Wednesday, November 27, 2013

Thanksgiving Prep (and a quick bee update)


These are place cards.  I riffed them off a template idea of Martha's, but instead I made logs out of this fabulous tree paper in brown and gold, then drew a squirrel with a gold sharpie and inserted it into the log.  They will sit on the plates and each will be filled with delicious nuts and candies.  I kept the names looking like fur lines.  
I have a giant list of things to prep today for tomorrow's Thanksgiving.  I am very excited to have all my children (My son just moved his family 3000 miles to live here--YEAH!!!)  and grandchildren coming as well as another young family.  That is three young families, each with two children under the age of 4, myself and my husband, and the Dr. Vet daughter--15 for dinner.  Should be crazy and fun.  So today, I am doing an Instagram feed of my preparations.  It sounds fun to me to document the little details that happen before anyone arrives.  All the cooking, baking, crafting, maybe even cleaning.  Whatever.  If you are interested take a look at the instagram feed on this blog and you can add me to your follows there, if you like.  I will be using my iPhone, nothing fancy. 


It is hard to post a blog every day.  Seems I missed yesterday.  My evening was spent with a couple fellow beekeepers here in town.  I had hoped that more of our townies could show up at the library and discuss how our bees are faring and what kinds of honey they-not me-harvested.  We learn from each other.  

I am impressed with one young dad, beekeeper.  He bought bees once about 5 years ago and has been able to keep hives going that long without another package purchase.  He collects swarms, some his, some from others to augment his bees.  He also has one hive that is away from his hives here in town, which is very aggressive, as mine have become.  (I got stung last Saturday making a quick hive adjustment.)  Some hives are just that way.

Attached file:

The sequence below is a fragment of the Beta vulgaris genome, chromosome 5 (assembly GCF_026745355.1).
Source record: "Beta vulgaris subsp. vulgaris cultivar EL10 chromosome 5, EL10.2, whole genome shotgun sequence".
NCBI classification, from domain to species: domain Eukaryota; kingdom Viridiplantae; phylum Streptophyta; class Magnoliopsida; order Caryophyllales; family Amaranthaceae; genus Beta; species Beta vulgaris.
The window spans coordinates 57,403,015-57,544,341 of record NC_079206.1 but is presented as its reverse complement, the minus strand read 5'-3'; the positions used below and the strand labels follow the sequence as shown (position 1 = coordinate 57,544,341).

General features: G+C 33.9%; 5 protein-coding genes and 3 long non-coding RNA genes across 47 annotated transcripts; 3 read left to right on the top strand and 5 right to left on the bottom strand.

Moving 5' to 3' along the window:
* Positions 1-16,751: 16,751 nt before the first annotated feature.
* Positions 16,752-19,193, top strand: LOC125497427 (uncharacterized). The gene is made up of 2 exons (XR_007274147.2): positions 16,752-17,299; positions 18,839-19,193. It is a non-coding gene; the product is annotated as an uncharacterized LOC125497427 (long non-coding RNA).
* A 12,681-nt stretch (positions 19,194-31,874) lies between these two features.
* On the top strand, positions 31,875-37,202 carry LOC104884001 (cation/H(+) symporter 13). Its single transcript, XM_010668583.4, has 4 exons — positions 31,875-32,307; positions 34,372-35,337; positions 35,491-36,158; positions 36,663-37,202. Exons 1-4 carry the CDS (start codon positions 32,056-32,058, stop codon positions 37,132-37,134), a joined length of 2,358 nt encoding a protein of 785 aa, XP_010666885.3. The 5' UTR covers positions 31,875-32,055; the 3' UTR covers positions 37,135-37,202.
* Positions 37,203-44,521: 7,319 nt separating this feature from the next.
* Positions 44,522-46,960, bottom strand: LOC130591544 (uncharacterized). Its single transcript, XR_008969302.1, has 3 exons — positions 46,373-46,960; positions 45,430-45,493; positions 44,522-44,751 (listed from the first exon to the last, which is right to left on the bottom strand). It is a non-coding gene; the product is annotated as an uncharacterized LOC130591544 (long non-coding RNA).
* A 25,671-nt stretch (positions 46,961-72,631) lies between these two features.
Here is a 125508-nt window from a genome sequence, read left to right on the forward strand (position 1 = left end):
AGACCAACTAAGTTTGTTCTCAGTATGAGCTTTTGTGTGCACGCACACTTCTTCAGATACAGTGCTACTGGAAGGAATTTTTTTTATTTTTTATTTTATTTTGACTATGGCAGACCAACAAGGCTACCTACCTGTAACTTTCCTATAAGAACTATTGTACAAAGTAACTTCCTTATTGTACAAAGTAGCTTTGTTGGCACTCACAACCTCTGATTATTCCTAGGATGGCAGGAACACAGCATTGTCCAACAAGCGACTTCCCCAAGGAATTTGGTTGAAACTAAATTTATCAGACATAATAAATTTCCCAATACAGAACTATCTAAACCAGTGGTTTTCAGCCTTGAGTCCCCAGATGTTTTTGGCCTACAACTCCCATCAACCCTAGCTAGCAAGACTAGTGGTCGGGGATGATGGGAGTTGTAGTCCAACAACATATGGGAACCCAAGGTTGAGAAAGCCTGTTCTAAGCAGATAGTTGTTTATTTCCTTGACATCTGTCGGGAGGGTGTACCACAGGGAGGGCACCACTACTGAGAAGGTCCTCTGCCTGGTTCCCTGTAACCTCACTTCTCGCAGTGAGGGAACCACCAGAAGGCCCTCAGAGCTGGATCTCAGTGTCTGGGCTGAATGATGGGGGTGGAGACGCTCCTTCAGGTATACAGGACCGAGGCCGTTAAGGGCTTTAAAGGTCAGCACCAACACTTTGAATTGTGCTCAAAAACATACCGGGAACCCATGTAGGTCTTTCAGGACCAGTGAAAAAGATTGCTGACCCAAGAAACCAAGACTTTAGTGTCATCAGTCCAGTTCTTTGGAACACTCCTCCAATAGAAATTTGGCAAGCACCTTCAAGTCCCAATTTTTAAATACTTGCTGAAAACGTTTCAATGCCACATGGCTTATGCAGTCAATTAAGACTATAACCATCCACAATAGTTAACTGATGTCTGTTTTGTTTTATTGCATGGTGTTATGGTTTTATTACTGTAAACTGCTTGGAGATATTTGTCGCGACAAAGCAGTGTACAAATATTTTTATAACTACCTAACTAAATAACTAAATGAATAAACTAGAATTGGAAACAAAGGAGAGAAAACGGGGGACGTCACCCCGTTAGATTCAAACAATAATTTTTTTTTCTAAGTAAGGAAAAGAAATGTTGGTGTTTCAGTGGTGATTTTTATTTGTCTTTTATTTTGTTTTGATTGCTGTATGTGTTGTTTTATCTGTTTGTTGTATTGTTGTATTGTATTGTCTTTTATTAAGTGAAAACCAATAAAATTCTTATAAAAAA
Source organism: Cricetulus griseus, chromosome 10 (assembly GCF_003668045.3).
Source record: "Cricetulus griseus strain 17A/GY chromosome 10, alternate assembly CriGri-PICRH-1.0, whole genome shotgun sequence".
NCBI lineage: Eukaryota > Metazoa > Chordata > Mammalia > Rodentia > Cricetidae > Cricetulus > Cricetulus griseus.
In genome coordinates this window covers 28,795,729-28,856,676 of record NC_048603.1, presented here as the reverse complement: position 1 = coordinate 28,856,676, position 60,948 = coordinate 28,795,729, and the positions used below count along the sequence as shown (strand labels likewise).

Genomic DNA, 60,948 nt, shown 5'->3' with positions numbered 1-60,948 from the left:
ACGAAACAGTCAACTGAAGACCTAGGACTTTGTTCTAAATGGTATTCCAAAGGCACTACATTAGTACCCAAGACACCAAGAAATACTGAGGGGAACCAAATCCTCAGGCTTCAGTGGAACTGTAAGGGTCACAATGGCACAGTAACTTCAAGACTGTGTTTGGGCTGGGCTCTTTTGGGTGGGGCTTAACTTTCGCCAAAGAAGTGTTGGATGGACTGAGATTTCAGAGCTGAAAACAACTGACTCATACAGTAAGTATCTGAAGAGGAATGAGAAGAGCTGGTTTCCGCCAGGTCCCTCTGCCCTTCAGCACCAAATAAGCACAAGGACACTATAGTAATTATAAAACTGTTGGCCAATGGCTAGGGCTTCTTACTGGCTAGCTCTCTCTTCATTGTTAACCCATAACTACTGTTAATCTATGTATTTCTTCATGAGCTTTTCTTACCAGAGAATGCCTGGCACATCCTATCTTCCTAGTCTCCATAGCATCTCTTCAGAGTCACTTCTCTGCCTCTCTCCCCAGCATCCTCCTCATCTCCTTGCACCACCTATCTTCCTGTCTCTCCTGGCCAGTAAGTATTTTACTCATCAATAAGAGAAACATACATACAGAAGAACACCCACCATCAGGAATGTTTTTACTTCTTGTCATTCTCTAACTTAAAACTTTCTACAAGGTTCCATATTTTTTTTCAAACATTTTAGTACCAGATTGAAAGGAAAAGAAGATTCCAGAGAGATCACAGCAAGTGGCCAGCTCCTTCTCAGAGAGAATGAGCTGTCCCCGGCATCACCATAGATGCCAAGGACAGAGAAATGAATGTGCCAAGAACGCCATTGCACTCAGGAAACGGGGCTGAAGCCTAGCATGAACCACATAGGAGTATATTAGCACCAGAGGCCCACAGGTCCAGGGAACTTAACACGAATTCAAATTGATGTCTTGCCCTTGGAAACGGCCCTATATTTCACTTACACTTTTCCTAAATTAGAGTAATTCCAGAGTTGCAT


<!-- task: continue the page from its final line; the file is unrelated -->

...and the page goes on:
He strives for a very natural approach to his keeping, and a real hands off approach.  My guess is, that if he also incorporated some mite treatments and a more proactive approach to controlling his own swarms, that he would have a very good harvest next year and more colonies.  His brought some honey to taste.  Good stuff. No one else experienced any queen losses like I did.  But I did read in Bee Culture that queen losses are a problem all around.  The queens that are replaced are poorly mated.  They might be not be finding enough drones or enough drone diversity to make their egg production the best.  Promiscuity in a queen is a very good thing.  She only has a few flights to mate with as many drones as possible.  After that, she is kept in the hive laying eggs.

It is nice to take a break from the bees.  I still have one chore in the apiary yet..  I want to put some fondant for them to eat through the hard part of the winter.  I tried making some Saturday, but it turned to crystals-twice.  I am a lousy candy maker.  Candy making is not like baking or cooking; it is chemistry.  I will buy some pre-made (Better Bee? Dadant?) before I waste another 5 pound bag of sugar here.  This, so far, is a very costly hobby to get into, without much honey reward. 

Beekeeping goals:

  • do what I can to keep this colony alive through the winter
  • order an additional package for spring
  • end next season with three thriving hives
  • harvest honey 

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